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CNN TONIGHT: Advisers: Cheney To Deliver Pointed Address Marking "The Beginning Of The Battle" To Confront Trump; NY Times: FBI Subpoenaed Mar-A-Lago Surveillance Footage Before Raid; First Results In Wyoming House Race As Cheney Fights To Keep Seat. Aired 9-10p ET

Aired August 16, 2022 - 21:00   ET



ANDERSON COOPER, CNN HOST: Appreciate it, thanks.

If you ever miss 360, you can always listen to our podcast. Go to, or any of the major platforms. Just search for "ANDERSON COOPER 360."

That's it for us. The news continues. Want to hand it over to Alisyn Camerota, CNN TONIGHT.


ALISYN CAMEROTA, CNN HOST: Anderson, thank you very much.

I am Alisyn Camerota. And this is CNN TONIGHT.

9 o'clock, on the East Coast, 7 o'clock, in Wyoming, where, as of this moment, the polls are now closed, and Republican congresswoman Liz Cheney awaits her fate. Cheney, of course, has become the face of Republican resistance, to Donald Trump, and his efforts, to deny Joe Biden's presidential victory.

Donald Trump also awaits his fate, in a way, as investigations into his actions heat up. We have new developments on the search of his Mar-a-Lago home, and those boxes of classified documents.

But let's start with tonight's primary. Wyoming is the least populous state. But tonight, it's the most popular, for election-watchers. We will have results coming in throughout this hour. So, keep it, right here, and we will keep you updated.

Congresswoman Cheney is the last of the so-called Impeachment 10. Those are the 10 House Republicans, who voted to impeach President Trump, after the Insurrection. Seven of them have either lost their primaries, or chosen not to run for re-election. Two of them won, and then there's Cheney.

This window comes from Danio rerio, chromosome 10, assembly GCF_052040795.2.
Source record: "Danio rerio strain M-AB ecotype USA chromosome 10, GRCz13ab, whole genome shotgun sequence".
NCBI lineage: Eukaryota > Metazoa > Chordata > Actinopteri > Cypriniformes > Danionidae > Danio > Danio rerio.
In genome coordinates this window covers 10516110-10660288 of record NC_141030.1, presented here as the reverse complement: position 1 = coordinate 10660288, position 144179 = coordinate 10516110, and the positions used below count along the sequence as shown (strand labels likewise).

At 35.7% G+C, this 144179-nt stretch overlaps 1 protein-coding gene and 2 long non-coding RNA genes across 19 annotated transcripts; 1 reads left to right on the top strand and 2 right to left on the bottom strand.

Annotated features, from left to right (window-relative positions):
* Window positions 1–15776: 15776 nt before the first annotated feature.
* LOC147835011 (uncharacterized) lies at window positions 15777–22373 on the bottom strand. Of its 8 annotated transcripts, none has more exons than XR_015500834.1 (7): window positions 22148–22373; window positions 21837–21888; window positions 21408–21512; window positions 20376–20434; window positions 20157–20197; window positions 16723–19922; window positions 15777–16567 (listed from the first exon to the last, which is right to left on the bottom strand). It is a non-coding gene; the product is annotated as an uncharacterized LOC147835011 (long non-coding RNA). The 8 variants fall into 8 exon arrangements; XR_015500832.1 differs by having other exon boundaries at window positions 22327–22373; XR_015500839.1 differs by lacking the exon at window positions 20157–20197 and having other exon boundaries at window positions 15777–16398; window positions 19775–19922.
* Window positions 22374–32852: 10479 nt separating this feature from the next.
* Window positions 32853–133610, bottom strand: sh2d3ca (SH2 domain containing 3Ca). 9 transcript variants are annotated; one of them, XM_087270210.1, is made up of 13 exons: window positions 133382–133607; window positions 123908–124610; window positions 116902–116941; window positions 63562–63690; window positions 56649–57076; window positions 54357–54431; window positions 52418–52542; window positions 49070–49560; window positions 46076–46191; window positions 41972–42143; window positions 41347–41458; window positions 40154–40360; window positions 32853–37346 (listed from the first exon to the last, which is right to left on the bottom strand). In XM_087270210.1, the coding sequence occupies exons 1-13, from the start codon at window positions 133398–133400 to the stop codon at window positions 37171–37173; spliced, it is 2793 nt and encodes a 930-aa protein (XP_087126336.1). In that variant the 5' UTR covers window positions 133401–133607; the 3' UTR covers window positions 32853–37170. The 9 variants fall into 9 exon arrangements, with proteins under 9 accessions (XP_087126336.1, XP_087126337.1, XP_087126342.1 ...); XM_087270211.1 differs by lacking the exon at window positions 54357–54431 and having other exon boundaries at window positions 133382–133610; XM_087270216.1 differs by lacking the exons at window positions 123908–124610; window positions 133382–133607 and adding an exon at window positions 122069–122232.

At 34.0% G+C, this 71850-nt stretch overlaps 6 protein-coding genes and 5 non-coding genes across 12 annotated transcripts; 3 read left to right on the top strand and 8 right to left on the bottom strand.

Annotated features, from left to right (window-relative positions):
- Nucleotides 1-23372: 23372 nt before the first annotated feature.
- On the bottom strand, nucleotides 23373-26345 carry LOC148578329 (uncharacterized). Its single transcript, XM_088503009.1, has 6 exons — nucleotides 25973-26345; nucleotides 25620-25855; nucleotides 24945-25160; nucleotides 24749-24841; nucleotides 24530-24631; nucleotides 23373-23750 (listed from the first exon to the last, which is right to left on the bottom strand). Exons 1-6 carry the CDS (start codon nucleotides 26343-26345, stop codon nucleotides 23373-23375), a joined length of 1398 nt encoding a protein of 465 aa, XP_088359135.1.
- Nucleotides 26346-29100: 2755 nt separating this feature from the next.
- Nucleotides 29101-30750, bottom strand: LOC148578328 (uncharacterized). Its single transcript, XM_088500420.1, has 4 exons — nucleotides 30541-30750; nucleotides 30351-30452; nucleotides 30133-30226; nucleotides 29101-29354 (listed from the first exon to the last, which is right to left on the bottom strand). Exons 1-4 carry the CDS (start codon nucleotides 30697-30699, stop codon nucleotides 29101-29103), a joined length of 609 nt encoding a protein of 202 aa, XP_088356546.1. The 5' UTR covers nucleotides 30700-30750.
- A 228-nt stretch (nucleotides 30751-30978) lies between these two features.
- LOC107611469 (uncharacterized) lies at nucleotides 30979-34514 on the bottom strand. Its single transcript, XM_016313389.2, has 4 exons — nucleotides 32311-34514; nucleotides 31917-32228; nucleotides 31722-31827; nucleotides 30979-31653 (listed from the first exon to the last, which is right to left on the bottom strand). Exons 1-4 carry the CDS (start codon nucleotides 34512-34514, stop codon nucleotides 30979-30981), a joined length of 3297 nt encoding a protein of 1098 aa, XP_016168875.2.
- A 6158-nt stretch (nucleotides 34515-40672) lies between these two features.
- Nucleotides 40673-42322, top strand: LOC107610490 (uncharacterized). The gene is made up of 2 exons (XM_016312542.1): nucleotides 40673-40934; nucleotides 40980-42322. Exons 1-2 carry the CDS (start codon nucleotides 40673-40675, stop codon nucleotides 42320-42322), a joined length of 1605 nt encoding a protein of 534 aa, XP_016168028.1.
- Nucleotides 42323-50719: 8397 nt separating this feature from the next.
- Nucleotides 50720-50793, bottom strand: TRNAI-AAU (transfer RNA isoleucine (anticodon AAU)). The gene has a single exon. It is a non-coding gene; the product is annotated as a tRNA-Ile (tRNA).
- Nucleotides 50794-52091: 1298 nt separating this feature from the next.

You may remember that Congresswoman Cheney was booted from her leadership post, in the Republican Conference, more than a year ago, after trying to warn the country, about the threat, she believes, Donald Trump poses to democracy.

Since then, she has continued to try to sound the alarm, and call out her colleagues.


REP. LIZ CHENEY (R-WY): To my Republican colleagues, who are defending the indefensible, there will come a day, when Donald Trump is gone. But your dishonor will remain.


CAMEROTA: None of that has endeared her, to Republicans, in her home state. If Congresswoman Cheney manages to somehow pull off a win, tonight, against her Trump-backed challenger, Harriet Hageman, she will have defied long odds.

But win or lose, CNN has learned that Congresswoman Cheney intends to make a speech, tonight, saying that her battle has just begun. She started talking about that this morning.


CHENEY: Well, look, I think today, no matter what the outcome is, is certainly the beginning of a battle that is going to continue, is going to go on.

We're facing a moment where our democracy really is under attack and under threat.


CAMEROTA: So, advisers tell us that Cheney has been working on her speech, for several days, and is crafting a blunt warning, about the danger of misinformation and lies.

Her aides say she will outline a plan to, quote, "Stay in the fight," against Donald Trump, and intends to wear the outcome of this primary, win or lose, as a quote, "Badge of conviction."

There's also been a lot of talk about whether Liz Cheney wants to run for president, in 2024. We hear she's not expected to give a firm answer, but she's not ruling it out.